Divesting in fossil fuels – Ireland lead the way
Ireland’s parliament has become the first in the world to vote to divest from fossil fuels, paving the way for a historic ban on government investment in non-renewable energy.
The landmark bill seeks to drop coal, oil and gas investments from Ireland’s Strategic Investment Fund (ISIF). The Irish Parliament passed the historic legislation in a 90 to 53 vote in favour of dropping coal, oil and gas investments from the €8bn (£6.8bn) Ireland Strategic Investment Fund, which is part of the Republic’s National Treasury Management Agency. The bill is likely to pass into law within the next few months after it is reviewed by the financial committee.
This all means that renewable energy will get proper state help and funding for the very first time.
There are a few countries who have committed to phasing out the use of coal, but none have yet taken the necessary steps of divesting public funds from fossil fuels entirely such as now seen in Ireland. Among others, Norway has made some impressive moves in that direction, but it now appears that Ireland may beat them to a complete phase out of public money going to fossil fuel investments. In 2015, Norway’s sovereign pension fund divested from some fossil fuel companies, but crucially not all of them.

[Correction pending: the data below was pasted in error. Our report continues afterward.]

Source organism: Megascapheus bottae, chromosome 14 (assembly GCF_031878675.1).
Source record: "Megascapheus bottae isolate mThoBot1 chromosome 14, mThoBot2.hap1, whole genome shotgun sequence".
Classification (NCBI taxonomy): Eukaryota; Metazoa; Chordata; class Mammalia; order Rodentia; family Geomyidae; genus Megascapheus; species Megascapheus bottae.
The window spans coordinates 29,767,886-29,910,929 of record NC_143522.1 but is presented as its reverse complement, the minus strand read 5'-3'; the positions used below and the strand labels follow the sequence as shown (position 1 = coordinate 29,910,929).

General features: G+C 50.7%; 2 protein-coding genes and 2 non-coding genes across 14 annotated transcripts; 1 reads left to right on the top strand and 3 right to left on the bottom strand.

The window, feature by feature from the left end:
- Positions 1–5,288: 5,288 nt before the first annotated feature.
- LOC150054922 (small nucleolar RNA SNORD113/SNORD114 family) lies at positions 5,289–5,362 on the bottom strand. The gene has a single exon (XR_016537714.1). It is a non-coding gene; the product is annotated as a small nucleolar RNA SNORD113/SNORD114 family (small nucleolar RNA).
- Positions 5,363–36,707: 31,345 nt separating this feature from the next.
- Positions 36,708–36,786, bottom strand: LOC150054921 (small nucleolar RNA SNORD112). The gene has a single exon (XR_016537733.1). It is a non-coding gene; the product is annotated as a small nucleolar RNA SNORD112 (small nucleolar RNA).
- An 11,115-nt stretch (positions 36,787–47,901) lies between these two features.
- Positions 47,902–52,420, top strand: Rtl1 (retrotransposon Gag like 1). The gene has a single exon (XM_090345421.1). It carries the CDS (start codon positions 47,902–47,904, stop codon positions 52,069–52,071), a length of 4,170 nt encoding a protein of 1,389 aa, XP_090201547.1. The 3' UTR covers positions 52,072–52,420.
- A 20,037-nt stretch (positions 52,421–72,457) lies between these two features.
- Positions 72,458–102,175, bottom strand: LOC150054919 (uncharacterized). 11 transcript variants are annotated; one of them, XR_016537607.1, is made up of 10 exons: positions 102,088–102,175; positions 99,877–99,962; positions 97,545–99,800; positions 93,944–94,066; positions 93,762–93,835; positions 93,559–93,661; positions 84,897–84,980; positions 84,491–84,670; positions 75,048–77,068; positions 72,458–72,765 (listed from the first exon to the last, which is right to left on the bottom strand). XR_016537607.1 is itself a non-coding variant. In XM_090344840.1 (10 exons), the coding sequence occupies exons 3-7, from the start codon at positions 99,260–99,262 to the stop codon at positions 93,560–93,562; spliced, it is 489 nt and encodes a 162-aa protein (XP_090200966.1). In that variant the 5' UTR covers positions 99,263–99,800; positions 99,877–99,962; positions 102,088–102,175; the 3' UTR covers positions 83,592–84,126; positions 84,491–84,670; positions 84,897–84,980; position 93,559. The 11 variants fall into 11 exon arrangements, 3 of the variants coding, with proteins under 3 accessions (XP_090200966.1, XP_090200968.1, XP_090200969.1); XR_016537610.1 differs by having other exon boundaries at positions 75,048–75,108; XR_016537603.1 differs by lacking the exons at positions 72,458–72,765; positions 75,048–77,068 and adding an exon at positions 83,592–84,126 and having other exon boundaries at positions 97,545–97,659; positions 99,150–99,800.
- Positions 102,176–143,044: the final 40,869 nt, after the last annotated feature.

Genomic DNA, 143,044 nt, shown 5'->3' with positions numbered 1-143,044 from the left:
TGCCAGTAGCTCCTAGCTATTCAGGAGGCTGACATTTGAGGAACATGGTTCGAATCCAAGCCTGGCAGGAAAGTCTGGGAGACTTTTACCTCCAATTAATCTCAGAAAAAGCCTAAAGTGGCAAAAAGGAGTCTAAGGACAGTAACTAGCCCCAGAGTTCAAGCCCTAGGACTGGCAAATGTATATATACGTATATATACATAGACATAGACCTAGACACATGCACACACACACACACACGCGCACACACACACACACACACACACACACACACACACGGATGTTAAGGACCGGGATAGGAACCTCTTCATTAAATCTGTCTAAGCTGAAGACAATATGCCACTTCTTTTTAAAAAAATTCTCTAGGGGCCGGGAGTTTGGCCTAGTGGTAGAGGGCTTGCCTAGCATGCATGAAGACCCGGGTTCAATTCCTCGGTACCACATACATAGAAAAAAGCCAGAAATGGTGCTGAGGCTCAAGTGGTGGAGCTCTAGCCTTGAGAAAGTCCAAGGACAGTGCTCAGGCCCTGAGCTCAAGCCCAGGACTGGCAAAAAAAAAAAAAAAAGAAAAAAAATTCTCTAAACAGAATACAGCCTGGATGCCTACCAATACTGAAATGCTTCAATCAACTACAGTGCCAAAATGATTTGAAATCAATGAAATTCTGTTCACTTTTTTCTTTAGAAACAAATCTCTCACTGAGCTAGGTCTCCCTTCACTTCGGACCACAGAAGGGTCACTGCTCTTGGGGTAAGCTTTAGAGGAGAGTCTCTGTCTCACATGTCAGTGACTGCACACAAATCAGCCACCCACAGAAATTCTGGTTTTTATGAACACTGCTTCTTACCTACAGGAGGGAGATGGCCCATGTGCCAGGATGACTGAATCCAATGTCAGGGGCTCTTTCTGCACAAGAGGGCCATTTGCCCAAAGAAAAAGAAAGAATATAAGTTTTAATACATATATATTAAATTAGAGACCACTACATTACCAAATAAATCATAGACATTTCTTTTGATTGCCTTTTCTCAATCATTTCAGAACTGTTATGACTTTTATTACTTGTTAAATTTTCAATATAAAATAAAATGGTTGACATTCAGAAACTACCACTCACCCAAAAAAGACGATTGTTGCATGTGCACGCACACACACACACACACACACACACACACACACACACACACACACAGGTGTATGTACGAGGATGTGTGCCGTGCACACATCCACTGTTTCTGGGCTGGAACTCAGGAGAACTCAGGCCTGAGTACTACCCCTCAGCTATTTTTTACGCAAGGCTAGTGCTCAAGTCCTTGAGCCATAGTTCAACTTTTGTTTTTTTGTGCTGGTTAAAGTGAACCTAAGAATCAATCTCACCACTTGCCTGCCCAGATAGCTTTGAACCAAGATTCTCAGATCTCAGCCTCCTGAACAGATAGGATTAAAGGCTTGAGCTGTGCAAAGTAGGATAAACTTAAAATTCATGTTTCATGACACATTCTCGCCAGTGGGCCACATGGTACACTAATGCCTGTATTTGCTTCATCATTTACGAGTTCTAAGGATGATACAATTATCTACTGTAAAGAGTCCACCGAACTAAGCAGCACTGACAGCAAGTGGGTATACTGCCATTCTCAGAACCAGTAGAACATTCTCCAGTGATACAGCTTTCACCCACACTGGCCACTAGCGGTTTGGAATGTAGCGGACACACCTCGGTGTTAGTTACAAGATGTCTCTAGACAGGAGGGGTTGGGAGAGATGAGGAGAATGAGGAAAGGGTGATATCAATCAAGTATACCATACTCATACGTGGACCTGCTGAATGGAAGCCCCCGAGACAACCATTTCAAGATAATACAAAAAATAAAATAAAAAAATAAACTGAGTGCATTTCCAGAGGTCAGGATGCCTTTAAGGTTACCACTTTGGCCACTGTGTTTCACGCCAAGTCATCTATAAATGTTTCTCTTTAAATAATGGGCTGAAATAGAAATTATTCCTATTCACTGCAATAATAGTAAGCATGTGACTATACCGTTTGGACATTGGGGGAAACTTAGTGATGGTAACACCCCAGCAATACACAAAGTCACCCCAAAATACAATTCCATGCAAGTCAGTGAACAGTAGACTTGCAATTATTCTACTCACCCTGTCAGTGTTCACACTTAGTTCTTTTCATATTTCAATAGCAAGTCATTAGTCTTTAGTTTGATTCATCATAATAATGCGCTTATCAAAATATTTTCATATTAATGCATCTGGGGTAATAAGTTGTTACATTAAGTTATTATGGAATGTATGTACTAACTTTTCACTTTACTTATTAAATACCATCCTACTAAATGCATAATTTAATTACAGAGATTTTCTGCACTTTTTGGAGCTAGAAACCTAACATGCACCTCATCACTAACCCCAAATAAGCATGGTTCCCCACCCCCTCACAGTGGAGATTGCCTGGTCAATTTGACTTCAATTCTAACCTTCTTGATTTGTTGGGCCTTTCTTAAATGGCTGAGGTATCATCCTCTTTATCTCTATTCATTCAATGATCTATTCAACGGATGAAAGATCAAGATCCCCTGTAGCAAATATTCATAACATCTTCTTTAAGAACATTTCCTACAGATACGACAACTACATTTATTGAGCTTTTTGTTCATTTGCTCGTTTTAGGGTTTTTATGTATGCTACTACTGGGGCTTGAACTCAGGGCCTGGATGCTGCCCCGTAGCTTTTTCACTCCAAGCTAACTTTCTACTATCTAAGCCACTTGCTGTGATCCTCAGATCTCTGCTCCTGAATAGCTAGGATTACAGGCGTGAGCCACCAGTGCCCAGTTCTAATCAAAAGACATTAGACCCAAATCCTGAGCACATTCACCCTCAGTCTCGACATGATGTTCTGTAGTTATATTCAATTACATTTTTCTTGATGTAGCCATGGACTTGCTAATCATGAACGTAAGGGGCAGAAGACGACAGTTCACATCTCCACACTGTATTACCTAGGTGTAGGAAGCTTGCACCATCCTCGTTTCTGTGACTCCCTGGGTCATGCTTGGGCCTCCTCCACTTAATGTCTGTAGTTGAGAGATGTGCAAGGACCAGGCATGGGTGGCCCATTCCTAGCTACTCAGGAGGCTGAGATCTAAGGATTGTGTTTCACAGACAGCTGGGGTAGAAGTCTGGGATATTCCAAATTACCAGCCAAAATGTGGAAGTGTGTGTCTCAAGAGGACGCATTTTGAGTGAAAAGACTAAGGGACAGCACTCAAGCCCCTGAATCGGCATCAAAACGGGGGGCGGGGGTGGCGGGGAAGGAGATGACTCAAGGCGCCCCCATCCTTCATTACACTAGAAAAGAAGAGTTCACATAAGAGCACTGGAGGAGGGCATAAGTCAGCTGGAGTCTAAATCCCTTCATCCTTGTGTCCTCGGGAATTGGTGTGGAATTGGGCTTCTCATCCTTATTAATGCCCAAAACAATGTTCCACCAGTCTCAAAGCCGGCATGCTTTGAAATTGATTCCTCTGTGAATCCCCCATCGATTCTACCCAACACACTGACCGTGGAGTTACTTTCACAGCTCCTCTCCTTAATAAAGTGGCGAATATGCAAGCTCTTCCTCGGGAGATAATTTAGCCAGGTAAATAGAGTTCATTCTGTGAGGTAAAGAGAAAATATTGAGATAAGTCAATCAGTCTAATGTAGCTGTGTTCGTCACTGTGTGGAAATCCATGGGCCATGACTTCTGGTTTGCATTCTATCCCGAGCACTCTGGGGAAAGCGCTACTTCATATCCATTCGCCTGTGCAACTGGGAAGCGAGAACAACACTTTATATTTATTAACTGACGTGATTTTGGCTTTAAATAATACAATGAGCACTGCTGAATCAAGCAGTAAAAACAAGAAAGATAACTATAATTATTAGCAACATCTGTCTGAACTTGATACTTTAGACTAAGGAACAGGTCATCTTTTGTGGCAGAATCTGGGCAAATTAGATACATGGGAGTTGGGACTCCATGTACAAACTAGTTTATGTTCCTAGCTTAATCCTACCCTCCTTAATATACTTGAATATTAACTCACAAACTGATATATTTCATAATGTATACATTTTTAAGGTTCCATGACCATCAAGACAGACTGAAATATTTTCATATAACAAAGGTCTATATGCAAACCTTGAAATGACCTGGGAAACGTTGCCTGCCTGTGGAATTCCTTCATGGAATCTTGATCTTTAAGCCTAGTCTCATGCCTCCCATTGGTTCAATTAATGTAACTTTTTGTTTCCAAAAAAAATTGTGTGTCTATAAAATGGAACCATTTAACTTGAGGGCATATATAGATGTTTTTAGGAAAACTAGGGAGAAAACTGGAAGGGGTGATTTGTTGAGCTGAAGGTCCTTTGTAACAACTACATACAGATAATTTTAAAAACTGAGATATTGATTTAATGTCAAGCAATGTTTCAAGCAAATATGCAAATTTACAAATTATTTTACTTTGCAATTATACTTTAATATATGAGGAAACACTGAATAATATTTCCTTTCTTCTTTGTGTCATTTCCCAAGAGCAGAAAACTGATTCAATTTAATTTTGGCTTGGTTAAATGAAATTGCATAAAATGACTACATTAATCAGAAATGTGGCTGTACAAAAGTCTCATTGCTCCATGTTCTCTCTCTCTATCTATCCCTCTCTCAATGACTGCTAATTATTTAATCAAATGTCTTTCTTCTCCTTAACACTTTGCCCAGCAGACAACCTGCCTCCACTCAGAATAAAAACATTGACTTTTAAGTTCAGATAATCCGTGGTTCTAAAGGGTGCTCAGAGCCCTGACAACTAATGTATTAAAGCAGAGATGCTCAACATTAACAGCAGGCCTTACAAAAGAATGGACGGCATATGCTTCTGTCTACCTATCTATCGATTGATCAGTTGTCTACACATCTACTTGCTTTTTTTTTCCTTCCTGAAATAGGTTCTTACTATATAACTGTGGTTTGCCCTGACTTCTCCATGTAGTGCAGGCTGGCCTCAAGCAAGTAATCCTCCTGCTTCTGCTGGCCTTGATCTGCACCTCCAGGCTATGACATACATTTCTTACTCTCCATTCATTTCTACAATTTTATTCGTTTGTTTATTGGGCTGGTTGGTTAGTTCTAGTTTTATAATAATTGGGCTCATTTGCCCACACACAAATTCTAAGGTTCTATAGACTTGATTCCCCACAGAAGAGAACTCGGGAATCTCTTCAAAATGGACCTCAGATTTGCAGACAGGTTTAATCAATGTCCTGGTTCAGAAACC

Independent TD Thomas Pringle, who introduced the bill, said the bill would send a significant message to climate change deniers and lobbyists.
“This principle of ethical financing is a symbol to these global corporations that their continual manipulation of climate science, denial of the existence of climate change and their controversial lobbying practices of politicians around the world is no longer tolerated,” Deputy Thomas Pringle said.
“We cannot accept their actions while millions of poor people in underdeveloped nations bear the brunt of climate change forces as they experience famine, mass emigration and civil unrest as a result.”
This is not by any means the final piece of the jigsaw but just the start of things to come in the fight against climate change.
This movement and bill by the Irish government goes some way to sending the positive signal that Ireland has officially left the starting blocks on a transition to a carbon-free economy and a brighter and greener future.